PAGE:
Relationship versus Results
How is trust built? Are they relationship-oriented or results-oriented? Do they want to hear personal stories about your children and see photos of your recent holiday, or do they prefer to focus on the business at hand and hear about your professional goals and achievements?
Quick or Deep Trust?
Is trust built quickly or do they prefer to build gradual but deeper trust in the relationship?
Professional time only or private time too?
How do they feel about going out for drinks or a meal outside the professional arena? Is it expected or seen as an intrusion on their private time? (Note that there might even be a difference between drinks and meals. In my previous workplace, it was commonplace for colleagues to build relationships in a bar over drinks, but only those who have a close relationship would go for a meal together.)
Taboo versus safe subjects
What do they normally talk about? What are the taboo subjects and what are the safe ones? Some might talk about weather to break the ice, but others might see that as superficial and irrelevant. To some, complaining about a common issue might be a good way to bond, but to others, this is an undesirable display of negativity.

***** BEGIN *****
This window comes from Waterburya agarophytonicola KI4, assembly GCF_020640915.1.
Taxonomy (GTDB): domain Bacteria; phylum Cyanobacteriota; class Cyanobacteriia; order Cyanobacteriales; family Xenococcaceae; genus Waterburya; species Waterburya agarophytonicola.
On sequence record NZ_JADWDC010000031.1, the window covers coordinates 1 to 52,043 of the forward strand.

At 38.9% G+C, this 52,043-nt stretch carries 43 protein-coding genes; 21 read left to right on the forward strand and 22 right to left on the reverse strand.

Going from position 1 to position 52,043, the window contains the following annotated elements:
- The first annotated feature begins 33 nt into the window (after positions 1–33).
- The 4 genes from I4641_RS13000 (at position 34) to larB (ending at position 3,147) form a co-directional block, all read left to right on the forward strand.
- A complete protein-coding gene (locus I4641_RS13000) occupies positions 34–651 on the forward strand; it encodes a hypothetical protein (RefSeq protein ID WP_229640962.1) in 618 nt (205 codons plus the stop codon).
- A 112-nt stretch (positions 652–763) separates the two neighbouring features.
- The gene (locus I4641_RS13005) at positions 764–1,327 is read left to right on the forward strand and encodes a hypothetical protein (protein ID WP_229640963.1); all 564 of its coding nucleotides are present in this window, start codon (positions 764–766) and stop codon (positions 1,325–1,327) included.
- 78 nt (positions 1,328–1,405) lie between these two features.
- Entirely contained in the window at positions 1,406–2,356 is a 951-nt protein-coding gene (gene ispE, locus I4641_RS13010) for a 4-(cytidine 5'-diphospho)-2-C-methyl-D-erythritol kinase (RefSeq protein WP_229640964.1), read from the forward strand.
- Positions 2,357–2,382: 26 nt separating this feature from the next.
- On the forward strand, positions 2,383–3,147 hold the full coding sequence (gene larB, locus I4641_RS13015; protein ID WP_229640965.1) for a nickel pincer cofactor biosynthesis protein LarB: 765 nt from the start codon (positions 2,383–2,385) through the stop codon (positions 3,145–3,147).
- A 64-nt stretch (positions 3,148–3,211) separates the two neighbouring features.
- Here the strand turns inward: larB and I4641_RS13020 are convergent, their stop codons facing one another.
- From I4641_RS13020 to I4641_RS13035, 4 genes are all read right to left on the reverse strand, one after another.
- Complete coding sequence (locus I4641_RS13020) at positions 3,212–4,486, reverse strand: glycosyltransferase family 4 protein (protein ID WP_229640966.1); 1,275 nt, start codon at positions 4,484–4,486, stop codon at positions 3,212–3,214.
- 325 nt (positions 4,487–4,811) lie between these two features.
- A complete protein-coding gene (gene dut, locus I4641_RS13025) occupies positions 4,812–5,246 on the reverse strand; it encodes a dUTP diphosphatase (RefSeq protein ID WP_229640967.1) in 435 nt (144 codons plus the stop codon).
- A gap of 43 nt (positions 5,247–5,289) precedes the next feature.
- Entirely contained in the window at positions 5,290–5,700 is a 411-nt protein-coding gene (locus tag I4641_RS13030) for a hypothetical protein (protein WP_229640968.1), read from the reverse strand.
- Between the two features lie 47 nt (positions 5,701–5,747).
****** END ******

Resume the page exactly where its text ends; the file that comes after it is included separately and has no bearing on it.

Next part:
The place of humour
Humour can be a great way to ease the tensions and build good feelings all around, but to some, it might be seen as flippant and disrespectful. Be aware that the place of humour in relationships can vary greatly depending on the culture, and how humour is delivered (slap-on-the-back gregariousness versus dead-pan humour) can differ widely too. See my previous post Humour Across Cultures for more on this.
Rude interruptions or active participation?
While some might consider short turns and regular interruptions a sign of active participation and emotional involvement in the conversation, others might see it as an inability to listen and consider it rude. You might think you’re simply showing an excitement for a topic but could actually be coming across as disrespectful.
To smile or not to smile?
We can smile to signal approval, to show camaraderie, and to be pleasant, but too much smiling might come across as insincere, whilst too little smiling might seem intimidating and difficult. Pay attention to how much your counterpart is smiling and use that to gauge your response.
Context Context Context
Always pay attention to context. Someone at a networking event might prefer idle chitchat about their family life but could become more goal-oriented when in a high-pressure situation with a deadline looming.
Seeing our learners will most likely be communicating across cultures when interacting in English, it is paramount that we help them make those relationships work by helping them to reflect on their relationship-building skills and adapt accordingly.
To read more about relationship building and communicating across borders, do get a copy of my new book Successful International Communication. Pre-order discounts are available to those who order now.